The German firm AV-TEST today stood by the results of its search engine investigation that claimed Microsoft's Bing shows five times the number of malware-hosting websites than Google in its results.
On Friday, Microsoft called AV-TEST's results flawed.
"AV-TEST's study doesn't represent the true experience or risk to customers," alleged David Felstead, senior development lead for Bing, in a Friday blog.
The website that Felstead cited as an example of how Bing warns of dangerous destinations was, its owners claimed, free of malware and had never been compromised in its 14 years on the Internet.
In his blog post, Felstead reacted to a report issued April 6 by AV-TEST of Magdeburg, Germany. The report said Bing indexed and returned in its search results nearly five times as many malware-infected links as Google.
Over an 18-month stretch, AV-TEST evaluated more than 40 million websites to determine the extent of a long-held maxim by security professionals: That even with extensive efforts to scrub search results of dangerous links, engines such as Google and Bing cannot stop cyber criminals from exploiting search tools -- and users' reliance on them -- by either compromising legitimate sites or artificially promoting malformed websites to host attack code.
"Google achieved the best results in the study, followed by Bing," said AV-TEST in its conclusions (download PDF). "Attention must, however, be drawn to the fact that Bing delivered five times as many websites containing malware as Google during the study."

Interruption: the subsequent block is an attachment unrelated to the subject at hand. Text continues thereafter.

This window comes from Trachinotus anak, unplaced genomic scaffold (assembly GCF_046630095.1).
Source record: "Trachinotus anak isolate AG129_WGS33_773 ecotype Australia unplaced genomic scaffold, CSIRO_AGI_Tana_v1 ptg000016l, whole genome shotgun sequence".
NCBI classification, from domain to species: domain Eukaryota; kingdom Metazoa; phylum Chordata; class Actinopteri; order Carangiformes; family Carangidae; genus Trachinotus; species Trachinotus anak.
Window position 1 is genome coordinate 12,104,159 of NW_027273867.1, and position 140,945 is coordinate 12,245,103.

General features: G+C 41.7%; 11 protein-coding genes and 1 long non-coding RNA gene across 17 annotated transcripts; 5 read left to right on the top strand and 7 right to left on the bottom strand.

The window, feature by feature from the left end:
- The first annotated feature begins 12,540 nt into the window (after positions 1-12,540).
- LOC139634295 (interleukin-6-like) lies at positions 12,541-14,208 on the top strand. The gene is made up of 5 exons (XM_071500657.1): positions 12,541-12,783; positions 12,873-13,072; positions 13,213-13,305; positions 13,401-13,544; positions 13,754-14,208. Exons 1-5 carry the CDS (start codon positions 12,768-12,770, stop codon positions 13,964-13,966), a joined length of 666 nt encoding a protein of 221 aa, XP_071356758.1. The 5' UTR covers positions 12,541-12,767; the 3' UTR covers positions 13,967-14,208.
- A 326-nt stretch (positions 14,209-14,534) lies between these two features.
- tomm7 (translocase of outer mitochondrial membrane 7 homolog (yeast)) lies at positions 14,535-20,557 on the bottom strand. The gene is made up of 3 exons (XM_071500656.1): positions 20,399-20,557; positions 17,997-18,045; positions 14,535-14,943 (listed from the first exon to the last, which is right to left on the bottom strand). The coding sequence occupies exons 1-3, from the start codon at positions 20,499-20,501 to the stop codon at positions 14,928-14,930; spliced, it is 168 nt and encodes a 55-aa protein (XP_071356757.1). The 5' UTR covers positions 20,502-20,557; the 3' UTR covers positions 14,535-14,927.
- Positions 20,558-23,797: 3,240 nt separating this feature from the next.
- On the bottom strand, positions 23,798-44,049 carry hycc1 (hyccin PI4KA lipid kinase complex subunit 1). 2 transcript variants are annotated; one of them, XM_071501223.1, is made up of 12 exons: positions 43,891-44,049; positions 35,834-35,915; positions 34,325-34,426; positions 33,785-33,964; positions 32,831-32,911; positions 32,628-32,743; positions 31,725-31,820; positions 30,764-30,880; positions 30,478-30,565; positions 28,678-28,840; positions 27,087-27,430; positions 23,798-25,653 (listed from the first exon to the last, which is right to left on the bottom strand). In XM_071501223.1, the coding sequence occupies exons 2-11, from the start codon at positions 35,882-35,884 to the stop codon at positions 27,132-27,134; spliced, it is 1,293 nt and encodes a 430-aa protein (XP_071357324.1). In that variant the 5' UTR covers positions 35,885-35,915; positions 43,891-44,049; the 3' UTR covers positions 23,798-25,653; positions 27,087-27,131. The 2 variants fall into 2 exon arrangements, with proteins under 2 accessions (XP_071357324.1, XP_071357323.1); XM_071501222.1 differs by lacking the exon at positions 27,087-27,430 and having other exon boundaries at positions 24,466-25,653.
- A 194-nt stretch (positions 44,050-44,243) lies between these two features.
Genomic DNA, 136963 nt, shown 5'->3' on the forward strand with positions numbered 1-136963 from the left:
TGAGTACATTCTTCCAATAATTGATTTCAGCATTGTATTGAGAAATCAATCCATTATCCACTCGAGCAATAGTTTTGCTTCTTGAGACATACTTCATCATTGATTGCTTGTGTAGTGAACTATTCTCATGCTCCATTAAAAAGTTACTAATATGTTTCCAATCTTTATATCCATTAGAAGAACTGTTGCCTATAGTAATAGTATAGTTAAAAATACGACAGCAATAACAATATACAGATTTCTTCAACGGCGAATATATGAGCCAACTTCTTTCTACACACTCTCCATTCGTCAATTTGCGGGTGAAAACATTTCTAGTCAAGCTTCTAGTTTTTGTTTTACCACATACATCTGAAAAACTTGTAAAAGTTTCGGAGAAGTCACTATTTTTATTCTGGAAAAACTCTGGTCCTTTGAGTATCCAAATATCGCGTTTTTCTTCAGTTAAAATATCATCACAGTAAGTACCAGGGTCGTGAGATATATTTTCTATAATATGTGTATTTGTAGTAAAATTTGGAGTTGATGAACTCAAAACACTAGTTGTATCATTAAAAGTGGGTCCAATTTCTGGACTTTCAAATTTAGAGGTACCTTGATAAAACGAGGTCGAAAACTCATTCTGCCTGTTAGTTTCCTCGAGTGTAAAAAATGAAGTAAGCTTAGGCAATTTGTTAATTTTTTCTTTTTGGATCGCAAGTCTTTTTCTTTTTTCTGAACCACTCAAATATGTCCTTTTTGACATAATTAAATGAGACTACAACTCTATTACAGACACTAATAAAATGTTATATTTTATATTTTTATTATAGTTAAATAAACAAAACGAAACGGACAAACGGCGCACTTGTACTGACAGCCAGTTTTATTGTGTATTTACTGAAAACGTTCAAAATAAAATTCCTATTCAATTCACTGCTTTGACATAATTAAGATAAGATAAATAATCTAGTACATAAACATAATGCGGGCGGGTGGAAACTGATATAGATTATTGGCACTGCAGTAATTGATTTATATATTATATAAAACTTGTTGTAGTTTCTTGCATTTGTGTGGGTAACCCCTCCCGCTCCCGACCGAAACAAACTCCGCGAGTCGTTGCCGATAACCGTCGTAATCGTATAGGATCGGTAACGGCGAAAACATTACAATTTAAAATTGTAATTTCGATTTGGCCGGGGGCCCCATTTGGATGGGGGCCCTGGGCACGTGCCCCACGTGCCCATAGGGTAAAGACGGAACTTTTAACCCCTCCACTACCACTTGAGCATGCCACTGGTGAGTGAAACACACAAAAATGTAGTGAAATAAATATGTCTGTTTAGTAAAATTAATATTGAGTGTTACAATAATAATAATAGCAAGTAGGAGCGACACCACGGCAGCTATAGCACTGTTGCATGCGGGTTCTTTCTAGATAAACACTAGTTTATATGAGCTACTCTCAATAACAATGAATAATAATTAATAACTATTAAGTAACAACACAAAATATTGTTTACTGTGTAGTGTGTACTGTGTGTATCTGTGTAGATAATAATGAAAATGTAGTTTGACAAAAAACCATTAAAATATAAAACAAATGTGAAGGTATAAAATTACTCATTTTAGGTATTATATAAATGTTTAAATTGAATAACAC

According to AV-TEST, of the 10.9 million tested with Bing, 1,285 were found to host malware, for a infection rate of 0.012%, or 12 sites out of every 100,000.
Of the 10.9 million websites tested with Google, 272 contained attack code, an infection rate of 0.0025%, or 2.5 sites out of every 100,000.
Those infection rates may be minuscule, but AV-TEST argued that in practicality, the number of malware-hosting sites encountered by users was significant simply because of the volume of queries run each day on the major engines.
"It is important to remember that Google alone deals with a phenomenal total of 2 to 3 billion search requests worldwide every day," AV-TEST said. "If this total is factored into the calculations, the total number of websites containing malware found by the search engine is enough to make your head spin!"
Microsoft took nearly two weeks to respond to AV-TEST's claims, but when it did, it pulled few punches. "The conclusions many have drawn from the study are wrong," Felstead said flatly.
Felstead based his argument on the warning that appears when links suspected of harboring malware appear within Bing's results and those links are clicked by the user.
"By using the API instead of the user interface, AV-TEST bypassed our warning system designed to keep customers from being harmed by malware," said Felstead. "Bing actually does prevent customers from clicking on malware infected sites."
Felstead said that users see the warning only once in every 10,000 searches, or 0.01% of the time, a number close to AV-TEST's 0.012%. "In any case, the overall scale of the problem is very small," Felstead asserted.
AV-TEST confirmed today that it relied on a Bing API (application programming interface) to collect search results from Microsoft's engine.
"No links were clicked/followed through the search engine," Andreas Marx, CEO of AV-TEST, said in a Monday email reply to questions. "We simply grabbed the URLs and downloaded them on our own systems for further analysis. We didn't want to test the warnings from the search engine but simply how many potentially malicious websites are returned by the search engine."